Tuesday, 3 February 2015

Sound Studies: Art, Experience, Politics


The conceptual foundations of this conference are that sound is a vast assemblage of multisensory experiences and multivalent conceptualisations, and that sound is at once embodied, social and political. Sound Studies: Art, Experience, Politics invites researchers to consider not only the relationship between sound and broader sensory perception but also the social, political and economic implications of sound. The conference will address two interrelated themes: Sound, Society, Politics and Sound and the Body. Conference sessions will include papers on:

  • Gendered Sounds
  • Sound, Conflict & War
  • Urban Phonography
  • Sound, Embodiment & the Multisensory

Sound Studies: Art, Experience, Politics aims to draw attention to the international growth of sound studies, and to emphasise the innovative and potentially subversive nature of research that steps outside of the norms of academic investigation into visual and textual materials.

Michael Gallagher

Thinking through digital media, sound, music and geography

Decontextualising and recontextualising: making works that involve more than just sound

Field recording, the core method of environmental sound art, decontextualises sound, lifting it out of place and sending it into wider circulation: “as a listener, I hear just as much displacement as placement, just as much placelessness as place, for the extraction of sound from its environment partially wields its power by being boundless, uprooted and distinct.” (LaBelle, 2006: 211) But playback recontextualises sounds, re-placing them, and the nature of that process is crucial to how field recordings function.

To put it another way, it’s easy enough to make field recordings, but what then? Where are they going to be played back, who (if anyone) will be listening, and what kind of effects do we want the playback situation to create? This is largely a question of geography, about the kinds of social and physical spaces in which environmental audio works are presented.

If we pursue sound as sound-in-itself, to the exclusion of other aspects of life, ultimately this takes us towards an acousmatic approach which “strips sound of any visual referent, linguistic description, or direct narrative, relying instead on the qualities of sound itself, its manipulation and construction.” (LeBelle, 2006: 209). But however much context is removed – even if the audience is blindfold, a method favoured by sound artist Francisco Lopez – there is always a (multi-sensory) recontextualisation on playback. Life always involves more than just sound.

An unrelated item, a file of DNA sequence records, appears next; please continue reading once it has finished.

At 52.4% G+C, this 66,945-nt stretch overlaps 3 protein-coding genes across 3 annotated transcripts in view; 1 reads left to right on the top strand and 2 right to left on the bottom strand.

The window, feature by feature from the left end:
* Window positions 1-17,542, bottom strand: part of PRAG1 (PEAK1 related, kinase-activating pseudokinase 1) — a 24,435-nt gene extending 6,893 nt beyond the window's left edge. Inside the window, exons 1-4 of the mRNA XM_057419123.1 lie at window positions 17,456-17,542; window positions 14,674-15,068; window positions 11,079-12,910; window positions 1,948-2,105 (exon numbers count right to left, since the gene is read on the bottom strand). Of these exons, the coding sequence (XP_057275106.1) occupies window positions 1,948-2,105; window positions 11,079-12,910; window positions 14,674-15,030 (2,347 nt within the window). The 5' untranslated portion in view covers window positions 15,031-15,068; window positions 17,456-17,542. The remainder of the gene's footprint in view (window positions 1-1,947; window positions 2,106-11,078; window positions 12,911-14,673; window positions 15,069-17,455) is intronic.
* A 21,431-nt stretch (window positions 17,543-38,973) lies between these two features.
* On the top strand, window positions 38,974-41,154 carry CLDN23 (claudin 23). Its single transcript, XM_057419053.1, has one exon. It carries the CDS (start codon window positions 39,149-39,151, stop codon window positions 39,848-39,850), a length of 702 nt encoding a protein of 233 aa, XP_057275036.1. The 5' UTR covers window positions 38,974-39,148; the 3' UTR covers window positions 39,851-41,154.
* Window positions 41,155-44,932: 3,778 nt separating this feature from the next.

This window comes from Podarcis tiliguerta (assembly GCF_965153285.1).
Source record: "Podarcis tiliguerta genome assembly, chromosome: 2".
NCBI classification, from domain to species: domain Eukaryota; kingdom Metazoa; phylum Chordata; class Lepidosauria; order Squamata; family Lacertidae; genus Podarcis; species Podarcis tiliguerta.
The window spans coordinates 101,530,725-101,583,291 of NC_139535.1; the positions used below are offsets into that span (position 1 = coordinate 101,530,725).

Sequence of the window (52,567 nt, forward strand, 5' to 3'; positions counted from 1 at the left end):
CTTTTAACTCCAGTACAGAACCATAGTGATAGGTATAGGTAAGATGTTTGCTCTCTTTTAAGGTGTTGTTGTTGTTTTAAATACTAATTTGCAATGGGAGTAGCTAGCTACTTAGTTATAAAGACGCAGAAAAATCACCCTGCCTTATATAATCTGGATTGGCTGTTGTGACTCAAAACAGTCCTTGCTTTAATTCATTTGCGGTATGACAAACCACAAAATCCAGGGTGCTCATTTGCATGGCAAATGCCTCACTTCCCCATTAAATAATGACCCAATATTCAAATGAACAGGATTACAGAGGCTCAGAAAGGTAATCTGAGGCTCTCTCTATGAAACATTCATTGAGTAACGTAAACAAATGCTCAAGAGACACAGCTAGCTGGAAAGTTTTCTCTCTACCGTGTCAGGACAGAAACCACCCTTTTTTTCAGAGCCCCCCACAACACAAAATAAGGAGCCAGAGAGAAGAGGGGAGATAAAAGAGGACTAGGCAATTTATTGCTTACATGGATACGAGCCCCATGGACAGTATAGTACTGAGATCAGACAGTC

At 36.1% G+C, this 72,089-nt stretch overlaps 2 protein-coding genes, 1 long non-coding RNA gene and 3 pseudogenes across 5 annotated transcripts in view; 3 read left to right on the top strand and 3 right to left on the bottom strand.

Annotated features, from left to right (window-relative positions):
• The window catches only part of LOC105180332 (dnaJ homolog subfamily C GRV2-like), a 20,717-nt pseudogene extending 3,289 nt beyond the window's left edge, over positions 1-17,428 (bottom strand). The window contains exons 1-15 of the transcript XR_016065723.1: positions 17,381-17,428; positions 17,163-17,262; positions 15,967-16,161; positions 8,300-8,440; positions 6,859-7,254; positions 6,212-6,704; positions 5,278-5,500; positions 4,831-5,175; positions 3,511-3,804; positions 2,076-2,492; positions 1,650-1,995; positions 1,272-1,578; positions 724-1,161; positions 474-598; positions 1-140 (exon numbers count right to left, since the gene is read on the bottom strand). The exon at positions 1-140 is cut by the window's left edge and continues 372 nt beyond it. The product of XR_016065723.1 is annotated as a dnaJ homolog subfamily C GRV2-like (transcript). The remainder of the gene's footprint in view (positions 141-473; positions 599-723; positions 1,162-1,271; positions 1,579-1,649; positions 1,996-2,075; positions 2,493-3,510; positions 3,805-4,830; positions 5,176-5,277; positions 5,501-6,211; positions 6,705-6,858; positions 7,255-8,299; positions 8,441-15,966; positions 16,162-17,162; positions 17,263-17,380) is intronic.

About Michael Gallagher

I’m a social and cultural geographer based at the University of Glasgow in Scotland. I also do sound recording and music production. Much of my work is experimental in method, using techniques borrowed from sound art, digital media production, soundscape composition, documentary photography, film and radio.

Critical analysis

Sound, sound art and digital media are sometimes celebrated as cool, exciting and interesting, as needing no further justification or explanation. For me, the academic’s role is to set such claims to one side and ask more incisive questions about what these things do: what is the function of this sound, in this place? This work of sound art – what is it doing? When we use networked digital media, what practices are involved? What spaces are being opened up – and what spaces are being closed down?

To answer such questions requires thinking critically about both the physical aspects, the forces and materials involved, and the social aspects, how sound and audio relate to the wider historical, political and economic context. It requires careful attention to particular instances, rather than sweeping generalisations – as though sound or digital media were just one thing, the same everywhere. It also requires a multi-sensory sensibility, since we live in a multi-sensory world. Sound art always involves more than just sound. Rather than privileging sound, hearing or particular kinds of media, the task here is to think about interconnections: how does sound relate to light, scent, heat? How does hearing work with, or against, seeing, smelling, touching? How are audio media reworked through their use in cinema, television, mobile telephony and the internet?

The Field Recordist, by Lawrence Barker